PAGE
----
>Some scholars believe that cultures rise and fall in a vast and undending cycle, which they describe as follows:
The state where a group knows no cities or written language, although they may have many arts to distinguish themselves from the beasts, such as domesticated herds, or complex systems of kinship. Indeed some claim that the barbarian is further developed in virtue than the civilised.
Some scholars divide the barbaric mode of life into three types:
Hunter-Gatherers who have no agriculture or domesticated animals, except perhaps hunting dogs or the like.
Nomads who have domesticated animals but no agriculture, and thus must wander from place to place, since their herds quickly eat all the grass in a given area.
Sedentary Barbarians who have both domesticated animals and agriculture.
The state of living in cities. It is characterised by written language, and by arts unrelated to wringing a living from the soil. Where the barbarian tribe may have a single shaman, and many hunters and gatherers, the city will have an unending variety of trades. Some say that the scholar is the representative of civilisation. Others point to the merchant, the noble, and the thief (perhaps with a rhetorical questioning of what essential difference divides the three). Still others, perhaps more practically-minded, point to the fact that each city-dweller is fed by many farmers.
At some point, it is said, a civilisation may develop to the point where it develops not just new devices, but a new kind of person. The inhabitants of enlightened cultures are said to be supremely virtuous. Some say that they disdain eating animal flesh as we disdain cannibalism. Some are said to watch ghouls feasting on corpses, that they may gain a horror of meat-eating. Indeed it is rumored that some cultures develop the ability to live without food altogether, surviving entirely on prana, the energy of the sun.
They are also said to possess wondrous mental powers including the ability to fly, to sense the emotions of others no matter how well hidden, and to cause those with weaker minds to be unable to move. Although magic and technology may be able to achieve all these results, these methods are expensive and unreliable.
Although some speak of enlightened beings as long-lived or even immortal, others say that, on the contrary, they have a serene acceptance of death, which gives them courage, but may inhibit their survival.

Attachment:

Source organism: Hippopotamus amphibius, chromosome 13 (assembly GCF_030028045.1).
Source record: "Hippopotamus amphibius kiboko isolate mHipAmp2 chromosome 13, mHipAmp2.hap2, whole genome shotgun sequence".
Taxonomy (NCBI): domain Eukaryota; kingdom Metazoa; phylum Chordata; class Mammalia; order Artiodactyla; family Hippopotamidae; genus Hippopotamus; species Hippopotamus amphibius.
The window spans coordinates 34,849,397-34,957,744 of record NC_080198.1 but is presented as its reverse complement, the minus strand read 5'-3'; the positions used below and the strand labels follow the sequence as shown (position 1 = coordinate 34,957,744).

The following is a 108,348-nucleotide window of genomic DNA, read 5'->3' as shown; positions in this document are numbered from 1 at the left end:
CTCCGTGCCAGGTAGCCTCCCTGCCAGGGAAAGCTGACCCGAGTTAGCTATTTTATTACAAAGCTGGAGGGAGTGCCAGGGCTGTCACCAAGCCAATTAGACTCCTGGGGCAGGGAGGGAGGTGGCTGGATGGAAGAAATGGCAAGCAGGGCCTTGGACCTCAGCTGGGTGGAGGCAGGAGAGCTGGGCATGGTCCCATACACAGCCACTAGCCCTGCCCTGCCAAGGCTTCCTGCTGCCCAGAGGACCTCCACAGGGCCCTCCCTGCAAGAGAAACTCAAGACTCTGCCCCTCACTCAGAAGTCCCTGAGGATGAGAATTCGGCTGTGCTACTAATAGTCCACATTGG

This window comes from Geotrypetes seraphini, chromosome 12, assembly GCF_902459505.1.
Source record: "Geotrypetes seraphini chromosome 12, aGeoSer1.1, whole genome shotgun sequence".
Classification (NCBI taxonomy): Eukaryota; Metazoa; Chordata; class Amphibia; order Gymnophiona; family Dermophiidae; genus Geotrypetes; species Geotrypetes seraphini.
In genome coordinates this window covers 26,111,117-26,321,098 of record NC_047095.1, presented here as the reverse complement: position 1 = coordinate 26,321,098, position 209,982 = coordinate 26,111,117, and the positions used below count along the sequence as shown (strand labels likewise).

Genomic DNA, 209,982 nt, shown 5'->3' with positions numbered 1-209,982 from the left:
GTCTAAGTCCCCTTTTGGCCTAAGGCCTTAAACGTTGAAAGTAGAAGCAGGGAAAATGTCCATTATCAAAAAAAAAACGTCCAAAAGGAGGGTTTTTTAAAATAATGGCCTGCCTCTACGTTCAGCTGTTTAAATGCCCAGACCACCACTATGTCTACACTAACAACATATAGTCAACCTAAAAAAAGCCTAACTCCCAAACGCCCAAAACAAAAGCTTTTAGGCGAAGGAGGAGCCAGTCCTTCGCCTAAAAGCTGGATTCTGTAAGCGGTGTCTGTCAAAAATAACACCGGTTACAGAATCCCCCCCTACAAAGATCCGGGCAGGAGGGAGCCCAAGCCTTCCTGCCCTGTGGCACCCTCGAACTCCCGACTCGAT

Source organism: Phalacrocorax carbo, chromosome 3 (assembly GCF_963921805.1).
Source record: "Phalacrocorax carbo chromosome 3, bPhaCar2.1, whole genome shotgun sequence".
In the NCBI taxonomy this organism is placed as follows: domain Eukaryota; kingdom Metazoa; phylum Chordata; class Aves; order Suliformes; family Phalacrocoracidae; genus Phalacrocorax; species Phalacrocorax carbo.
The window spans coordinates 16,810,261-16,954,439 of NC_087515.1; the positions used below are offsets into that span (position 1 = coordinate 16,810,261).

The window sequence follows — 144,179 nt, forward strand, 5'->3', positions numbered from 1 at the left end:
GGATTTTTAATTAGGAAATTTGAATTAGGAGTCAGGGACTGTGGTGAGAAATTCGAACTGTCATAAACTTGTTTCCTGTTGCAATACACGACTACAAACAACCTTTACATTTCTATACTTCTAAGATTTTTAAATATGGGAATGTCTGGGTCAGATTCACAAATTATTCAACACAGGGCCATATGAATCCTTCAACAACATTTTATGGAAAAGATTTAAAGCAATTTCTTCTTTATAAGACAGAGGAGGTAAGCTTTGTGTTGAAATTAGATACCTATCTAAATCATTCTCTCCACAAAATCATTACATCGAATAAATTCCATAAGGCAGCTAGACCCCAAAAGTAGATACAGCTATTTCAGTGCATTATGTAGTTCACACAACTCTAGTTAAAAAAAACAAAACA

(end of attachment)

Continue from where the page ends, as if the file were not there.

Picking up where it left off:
Some daring souls have claimed that a state of enlightenment is the same as godhead; either that the gods were once people, or that the gods are memories of a time of enlightenment blurred into legend.
By contrast, others claim that there is no enlightenment, only higher and higher levels of technology, each seeming godlike to those below, but in reality differing only in degree rather than kind.
In this phase a society is said to become, as it were, the victim of its own success. Removed from the need to struggle for mere physical survival, yet unwilling to engage in higher pursuits, the people turn to ever more ruinous pleasures. The inhabitant of a decadent society is said to be physically wasted by their pleasures (yet, due to higher tolerance, most resistant to poisons and intoxicants). Finally, dark magic becomes ever more common; perhaps in a search not for power, but for mere distraction from boredom.
Scholars differ as to whether decadence follows enlightenment, or is an alternative fate to it. Others have claimed that civilisation and decadence are the same: that everyone simply denounces the present as decadence, while holding up the past as civilisation.
If a civilisation falls due to its own decadence (as opposed to destruction by natural disaster, or conquest which is not facilitated by decadence), the survivors will be tainted by moral weakness and the effects of the strange practices of the decadent. They may be twisted further by inbreeding. Often they will seek dark places. In short, the degenerate resembles the barbarian in the level of technology, but is far removed in both mind and body.
Some scholars say that degenerate populations that do not die out evolve back into human form, beginning the cycle again. Others claim that degeneracy is a permanent change; the survivors become literal beasts, prowling mute and uncomprehending in the ruins of their works, which finally crumble to dust, unremarked and unlamented – for who is left with tongue and brain to remark or lament?
Comparison to the Life of an Individual Person
Some say that the rise and decline of a culture is like the age of a single person. Barbarism is said to be childhood, civilisation is adulthood, enlightenment is old age, decadence senility, and degeneracy death.
Alternatively enlightenment may be compared to one who gains the wisdom of age, and decadence to one who attempts to recapture their youth.
Some claim that this cycle applies to humans only. Species such as dwarves and elves are said to have reached an unchanging state, although perhaps they were subject to change in the past. Others claim that non-humans are subject to the same rise and fall as humans, but on a vastly slower scale. Yet others say that humans and those kindred who resemble them may have once been a single species, until one branch fell into degeneracy then rose, or conversely became enlightened then fell. The so-called Ancestral Dwarves and Elves are claimed as evidence for many of these theories.
There is also disagreement as to how a group moves from one state to another. Some say that this is a natural development, while others argue that a group can only be uplifted by the gods, or by the technology or magic of an advanced species (although this raises the problem of how the first civilisation arose).